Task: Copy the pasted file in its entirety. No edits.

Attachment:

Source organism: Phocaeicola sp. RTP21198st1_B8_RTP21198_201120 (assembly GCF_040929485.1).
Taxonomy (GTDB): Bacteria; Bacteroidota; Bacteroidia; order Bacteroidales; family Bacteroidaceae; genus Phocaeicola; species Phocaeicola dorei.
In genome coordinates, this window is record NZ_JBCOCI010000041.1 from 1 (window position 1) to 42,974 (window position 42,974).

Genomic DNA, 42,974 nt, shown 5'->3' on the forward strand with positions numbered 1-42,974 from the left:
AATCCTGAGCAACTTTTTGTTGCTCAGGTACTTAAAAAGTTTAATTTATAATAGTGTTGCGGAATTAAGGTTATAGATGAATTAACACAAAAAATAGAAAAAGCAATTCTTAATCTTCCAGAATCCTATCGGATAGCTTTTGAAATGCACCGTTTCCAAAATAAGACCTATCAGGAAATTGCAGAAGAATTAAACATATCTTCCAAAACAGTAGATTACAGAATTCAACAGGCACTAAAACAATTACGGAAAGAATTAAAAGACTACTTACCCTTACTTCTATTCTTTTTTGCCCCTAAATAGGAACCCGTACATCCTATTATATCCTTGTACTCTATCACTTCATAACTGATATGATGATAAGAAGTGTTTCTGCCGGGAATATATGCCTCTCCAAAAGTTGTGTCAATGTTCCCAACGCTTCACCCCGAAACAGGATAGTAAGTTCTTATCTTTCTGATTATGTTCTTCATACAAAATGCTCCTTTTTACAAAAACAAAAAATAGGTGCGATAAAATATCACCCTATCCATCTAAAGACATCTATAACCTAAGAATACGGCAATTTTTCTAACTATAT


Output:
Source organism: Phocaeicola sp. RTP21198st1_B8_RTP21198_201120 (assembly GCF_040929485.1).
Taxonomy (GTDB): Bacteria; Bacteroidota; Bacteroidia; order Bacteroidales; family Bacteroidaceae; genus Phocaeicola; species Phocaeicola dorei.
In genome coordinates, this window is record NZ_JBCOCI010000041.1 from 1 (window position 1) to 42,974 (window position 42,974).

Genomic DNA, 42,974 nt, shown 5'->3' on the forward strand with positions numbered 1-42,974 from the left:
AATCCTGAGCAACTTTTTGTTGCTCAGGTACTTAAAAAGTTTAATTTATAATAGTGTTGCGGAATTAAGGTTATAGATGAATTAACACAAAAAATAGAAAAAGCAATTCTTAATCTTCCAGAATCCTATCGGATAGCTTTTGAAATGCACCGTTTCCAAAATAAGACCTATCAGGAAATTGCAGAAGAATTAAACATATCTTCCAAAACAGTAGATTACAGAATTCAACAGGCACTAAAACAATTACGGAAAGAATTAAAAGACTACTTACCCTTACTTCTATTCTTTTTTGCCCCTAAATAGGAACCCGTACATCCTATTATATCCTTGTACTCTATCACTTCATAACTGATATGATGATAAGAAGTGTTTCTGCCGGGAATATATGCCTCTCCAAAAGTTGTGTCAATGTTCCCAACGCTTCACCCCGAAACAGGATAGTAAGTTCTTATCTTTCTGATTATGTTCTTCATACAAAATGCTCCTTTTTACAAAAACAAAAAATAGGTGCGATAAAATATCACCCTATCCATCTAAAGACATCTATAACCTAAGAATACGGCAATTTTTCTAACTATAT